A particularly convenient choice is to adjust mo so that the residual mass term 8m vanishes. Like all effective Lagrangians, the HQET Lagrangian is nonrenormalizable, so a specific regularization prescription must be included as paid of the definition of the effective theory. An effective field theory is used to compute physical quantities in a systematic expansion in a small parameter, and the effective Nonperturbative corrections Lagrangian is expanded in this small parameter. It is useful to have a renormalization procedure that preserves the power counting. We choose to use dimensional regularization with MS, and nonperturbative matrix elements must be interpreted in this scheme.

A nonperturbative calculation of a matrix elements, e. The heavy quark mass in HQET and the MS mass at short distances arc parameters in the Lagrangian that must be determined from experiment. Any scheme can be used to compute physical processes, though one scheme might be more advantageous for a particular computation. The MS mass at short distances is useful in computing high-energy processes. In fact, from the point of view of HQET, this is inconvenient.

When mo is chosen to be the MS mass the residual mass term 8m is of the order of m 0 up to logarithms. Better choices for the expansion parameter of HQET are the heavy meson mass with 8m of the order of Aqcd , and the pole mass with 8m — 0. The MS mass at short distances can be determined in principle from ex- periment without any renormalon ambiguities proportional to Aqcd- The MS quark mass can be related to other definitions of the quark mass by using QCD 4.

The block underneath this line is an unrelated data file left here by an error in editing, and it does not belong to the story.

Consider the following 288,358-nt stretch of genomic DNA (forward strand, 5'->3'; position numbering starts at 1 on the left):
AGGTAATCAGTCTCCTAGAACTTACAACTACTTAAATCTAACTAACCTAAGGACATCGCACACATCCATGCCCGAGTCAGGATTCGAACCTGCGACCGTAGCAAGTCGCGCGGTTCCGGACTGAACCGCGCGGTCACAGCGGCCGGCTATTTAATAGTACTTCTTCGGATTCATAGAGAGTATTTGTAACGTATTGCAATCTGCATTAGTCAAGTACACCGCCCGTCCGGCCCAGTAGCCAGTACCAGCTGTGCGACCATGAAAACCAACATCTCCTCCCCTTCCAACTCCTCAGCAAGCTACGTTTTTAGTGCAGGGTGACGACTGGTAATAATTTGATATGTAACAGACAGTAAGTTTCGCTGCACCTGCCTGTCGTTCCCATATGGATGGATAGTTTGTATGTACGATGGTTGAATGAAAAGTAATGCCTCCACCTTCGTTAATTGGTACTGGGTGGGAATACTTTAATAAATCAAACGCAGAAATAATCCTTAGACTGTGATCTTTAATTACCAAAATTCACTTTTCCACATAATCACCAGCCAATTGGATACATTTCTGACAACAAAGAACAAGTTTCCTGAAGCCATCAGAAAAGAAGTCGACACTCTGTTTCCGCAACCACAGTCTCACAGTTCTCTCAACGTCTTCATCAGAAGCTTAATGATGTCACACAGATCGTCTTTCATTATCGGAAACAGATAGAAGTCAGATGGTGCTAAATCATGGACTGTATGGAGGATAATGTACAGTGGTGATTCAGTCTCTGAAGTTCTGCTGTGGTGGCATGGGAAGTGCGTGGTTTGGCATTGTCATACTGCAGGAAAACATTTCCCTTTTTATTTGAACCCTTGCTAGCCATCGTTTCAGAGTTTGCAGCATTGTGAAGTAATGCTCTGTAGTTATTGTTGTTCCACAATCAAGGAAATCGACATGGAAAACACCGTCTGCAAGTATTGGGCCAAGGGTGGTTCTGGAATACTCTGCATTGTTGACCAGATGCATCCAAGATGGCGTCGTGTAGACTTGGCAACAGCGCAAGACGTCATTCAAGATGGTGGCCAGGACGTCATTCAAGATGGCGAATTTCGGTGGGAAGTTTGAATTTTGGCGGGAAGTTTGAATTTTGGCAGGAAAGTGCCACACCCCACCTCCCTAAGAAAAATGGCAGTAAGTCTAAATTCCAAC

The standard form for r f in Eq. The pole mass has the leading renormalon Nonperturbative corrections Fig. The bubble chain sum for the radiative correction to the vector current form factors. It is straightforward to show that this is indeed the case. Combining denominators using Eq. The Borel singularity in Eq. The cancellation of renormalon ambiguities has been demonstrated by explicit computation in this example, but the result holds in general. The tree-level Feynman diagram in Fig. It is instructive to see how the scattering amplitude in Eq. In the case we are considering, v is chosen so that k!

In HQET the heavy quark kinetic energy is neglected. At short distances the static potential between heavy quarks is determined by one gluon exchange and is a Coulomb potential. For a QQ pair in a color singlet, it is an attractive potential, and the heavy quark kinetic energy is needed to stabilize a QQ meson. For QQ hadrons i. In fact the problem is more general than this.

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One-loop contribution to QQ scattering. This problem is cured by not treating the heavy quark kinetic energy as a perturbation but including it in the leading-order terms. That is why we obtained an infinite answer for Eq. Although c is explicit, H has been set to unity. All dimensionful quanti- ties can be expressed in units of length [x] and time [f], i.

Therefore, it does not represent a propagating degree of freedom.

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The effects of Aq exchange arc then repro- duced by an instantaneous potential V x, y that is proportional to the Fourier transform of the momentum-space propagator. We have inserted an extra subscript H because the values of the matrix elements depend on the particular doublet. They are not all independent. Verify Eq. Express the result in terms of A, and xi- 3 - 4. Falk, M. Luke, and B. B Luke's theorem was proved for meson decays in: M. Luke, Phys. B and extended to the general case in: C. Boyd and D. Brahm, Phys. B Reparameterization invariance was formulated in: M.

Luke and A. Manohar, Phys. B for an application see: M. B For an early discussion on determining V r h from exclusive decays, see: M. Neubert, and M. Luke, Nucl. B QCD renormalons were studied in: G. Bigi, M. Shifman, N. Uraltsev, and A. Vainshtein, Phys. D50 M. Beneke and V.